Now that the iPhones 11 have had the time to settle down in the market, we gauge how well they're selling. Apple's problems with the iPhone aren't secret as the smartphone lineup has been unable to maintain sales growth. Part of this is China's fault, as openly admitted by Apple's management earlier this year. Now, with the iPhone 11 lineup out in the open, it's looking as if the Cupertino tech giant's problems in China aren't over. Take a look below for more details.
Apple's iPhone Shipments Decline By 28% In China With iPhone 11 Accounting For 40% Of The Company's Smartphone Shipments
Right now, there's a consensus across several sources that of the three iPhones that Apple launched this year, the iPhone 11 has stolen the show. According to TF International's Ming-Chi Kuo, the Cupertino tech giant will ship approximately 20-25 million iPhones 11 this year, which will account for 50% of the company's total shipments. Additionally, fresh supply chain reports have also suggested that while Apple underestimated iPhone 11 demand, it is now cutting back OLED panel orders for the iPhone 11 Pro Max.
Now, we've got a report from Chinese research firm Canalys that corroborates earlier claims of healthy iPhone 11 demand. According to the data, smartphone shipments in mainland China totaled 97.8 million units this year. Out of these, Apple shipped only 5.2 million units, making up for a measly 5.2% market share that lands the company in fifth place.
In comparison, 7.1 million iPhones were shipped in China in 2018's third quarter, and since the market has shrunk only by 200,000, it's clear that Apple's problems in the country have only gotten worse this year. According to Canalys analyst Louis Liu, this year around Apple is better prepared to navigate headwinds in the Chinese market. The company has tailor-made the iPhone 11 for China through a lower price point. Additionally, camera upgrades are sufficient to entice Chinese users into purchasing a smartphone, believes the analyst; however, if this were the case then perhaps the iPhone 11 Pro would be doing better. Maybe price trumps photography for the Asian country's buyers.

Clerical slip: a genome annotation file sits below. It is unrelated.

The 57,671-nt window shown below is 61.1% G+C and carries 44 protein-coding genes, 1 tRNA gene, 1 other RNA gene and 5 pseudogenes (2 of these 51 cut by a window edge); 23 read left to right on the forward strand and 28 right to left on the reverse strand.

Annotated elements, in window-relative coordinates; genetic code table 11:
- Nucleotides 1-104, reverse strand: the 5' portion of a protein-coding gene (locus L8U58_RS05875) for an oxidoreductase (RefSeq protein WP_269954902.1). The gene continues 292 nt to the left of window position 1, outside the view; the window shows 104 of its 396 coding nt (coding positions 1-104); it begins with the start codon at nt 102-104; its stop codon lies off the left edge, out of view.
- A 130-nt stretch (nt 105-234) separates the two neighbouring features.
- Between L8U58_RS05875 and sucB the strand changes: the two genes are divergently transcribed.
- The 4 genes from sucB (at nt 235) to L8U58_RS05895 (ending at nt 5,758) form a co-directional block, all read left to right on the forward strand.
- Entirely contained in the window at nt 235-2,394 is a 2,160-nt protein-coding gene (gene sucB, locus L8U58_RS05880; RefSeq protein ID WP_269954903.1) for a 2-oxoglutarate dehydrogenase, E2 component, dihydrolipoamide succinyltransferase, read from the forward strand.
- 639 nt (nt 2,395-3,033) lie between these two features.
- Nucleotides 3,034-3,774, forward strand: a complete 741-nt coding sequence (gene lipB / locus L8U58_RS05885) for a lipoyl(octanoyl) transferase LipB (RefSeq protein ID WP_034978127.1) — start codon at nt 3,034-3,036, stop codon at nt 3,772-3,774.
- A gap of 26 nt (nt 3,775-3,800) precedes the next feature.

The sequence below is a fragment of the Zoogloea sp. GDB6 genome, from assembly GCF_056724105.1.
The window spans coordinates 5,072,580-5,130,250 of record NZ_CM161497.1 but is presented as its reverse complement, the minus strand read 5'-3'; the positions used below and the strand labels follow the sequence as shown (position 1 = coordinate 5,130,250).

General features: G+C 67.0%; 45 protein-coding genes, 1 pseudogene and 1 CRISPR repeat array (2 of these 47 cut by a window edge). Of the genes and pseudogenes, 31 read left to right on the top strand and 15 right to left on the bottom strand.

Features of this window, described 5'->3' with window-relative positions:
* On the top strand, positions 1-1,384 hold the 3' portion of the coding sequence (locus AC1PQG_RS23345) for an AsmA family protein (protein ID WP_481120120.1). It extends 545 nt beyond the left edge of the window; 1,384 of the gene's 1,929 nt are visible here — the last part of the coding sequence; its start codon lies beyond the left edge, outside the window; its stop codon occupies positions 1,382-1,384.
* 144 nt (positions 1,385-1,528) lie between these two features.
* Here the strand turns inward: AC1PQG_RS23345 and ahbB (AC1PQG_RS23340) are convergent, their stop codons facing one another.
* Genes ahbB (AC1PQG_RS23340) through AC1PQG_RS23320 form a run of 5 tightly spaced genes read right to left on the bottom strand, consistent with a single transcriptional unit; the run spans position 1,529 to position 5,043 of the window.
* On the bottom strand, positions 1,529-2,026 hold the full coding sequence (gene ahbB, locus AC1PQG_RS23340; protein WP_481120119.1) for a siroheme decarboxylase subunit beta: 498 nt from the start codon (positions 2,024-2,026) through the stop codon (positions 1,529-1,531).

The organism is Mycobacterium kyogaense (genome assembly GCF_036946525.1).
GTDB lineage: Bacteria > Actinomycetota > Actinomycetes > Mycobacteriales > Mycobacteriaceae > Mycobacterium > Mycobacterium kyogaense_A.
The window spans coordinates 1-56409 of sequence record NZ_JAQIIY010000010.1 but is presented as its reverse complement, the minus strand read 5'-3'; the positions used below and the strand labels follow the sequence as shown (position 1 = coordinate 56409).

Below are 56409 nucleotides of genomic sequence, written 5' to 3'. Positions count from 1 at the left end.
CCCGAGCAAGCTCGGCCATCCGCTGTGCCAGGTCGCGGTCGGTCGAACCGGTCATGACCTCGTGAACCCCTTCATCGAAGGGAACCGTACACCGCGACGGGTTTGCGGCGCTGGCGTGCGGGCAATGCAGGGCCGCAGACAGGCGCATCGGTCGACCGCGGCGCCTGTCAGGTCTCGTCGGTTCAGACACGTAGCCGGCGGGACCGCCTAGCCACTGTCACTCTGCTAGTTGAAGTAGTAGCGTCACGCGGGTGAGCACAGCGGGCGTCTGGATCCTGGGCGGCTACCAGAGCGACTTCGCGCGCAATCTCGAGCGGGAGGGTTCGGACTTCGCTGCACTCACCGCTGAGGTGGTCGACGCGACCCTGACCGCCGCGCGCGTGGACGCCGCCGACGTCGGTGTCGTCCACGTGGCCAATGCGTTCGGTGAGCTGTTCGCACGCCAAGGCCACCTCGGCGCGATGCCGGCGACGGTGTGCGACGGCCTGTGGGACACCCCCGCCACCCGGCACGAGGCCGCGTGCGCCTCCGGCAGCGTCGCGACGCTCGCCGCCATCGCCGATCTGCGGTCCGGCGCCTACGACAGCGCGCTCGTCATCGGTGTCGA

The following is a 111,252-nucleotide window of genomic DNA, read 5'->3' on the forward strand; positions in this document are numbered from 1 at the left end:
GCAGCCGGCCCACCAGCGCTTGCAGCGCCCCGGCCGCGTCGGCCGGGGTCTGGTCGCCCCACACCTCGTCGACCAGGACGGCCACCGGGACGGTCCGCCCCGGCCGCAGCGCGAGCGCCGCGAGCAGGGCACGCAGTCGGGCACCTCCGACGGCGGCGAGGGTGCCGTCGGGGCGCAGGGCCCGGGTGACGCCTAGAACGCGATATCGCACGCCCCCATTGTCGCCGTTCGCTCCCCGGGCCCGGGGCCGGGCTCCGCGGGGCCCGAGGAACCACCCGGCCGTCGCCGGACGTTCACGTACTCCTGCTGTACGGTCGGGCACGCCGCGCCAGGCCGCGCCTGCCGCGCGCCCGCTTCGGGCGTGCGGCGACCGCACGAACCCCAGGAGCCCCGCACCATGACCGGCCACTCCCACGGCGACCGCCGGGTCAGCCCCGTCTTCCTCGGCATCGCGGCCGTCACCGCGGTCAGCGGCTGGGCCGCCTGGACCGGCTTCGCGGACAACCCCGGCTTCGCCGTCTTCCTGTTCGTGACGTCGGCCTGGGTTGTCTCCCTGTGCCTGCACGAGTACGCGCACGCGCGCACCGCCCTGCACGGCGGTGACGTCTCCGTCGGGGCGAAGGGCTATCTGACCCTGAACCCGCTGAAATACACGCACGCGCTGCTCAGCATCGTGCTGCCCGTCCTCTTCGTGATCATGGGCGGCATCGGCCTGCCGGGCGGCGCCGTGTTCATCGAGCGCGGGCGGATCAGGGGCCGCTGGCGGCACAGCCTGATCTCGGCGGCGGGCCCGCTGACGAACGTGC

Finally, Apple has also improved channel margins for local distributors, and thereby it has attracted them into stocking up the latest gadgets. In his concluding remarks, Liu goes on to add that over the next two quarters, Chinese vendors will push 5G to customers - and since the iPhone 11 doesn't support the next-generation cellular network, Apple might lose out serious revenue. 5G deployment in China has occurred rapidly and should Apple fail to introduce the feature on next year's iPhones, then it might find it increasingly difficult to penetrate the Chinese market.
Finally, before you leave keep in mind that the figures above represent the total market volume. They do not show revenue earned per sale, where Apple is bound to fare better due to higher iPhone prices. But since it's the iPhone 11 that's driving sales in China, we're uncertain about how well the company has performed this quarter.
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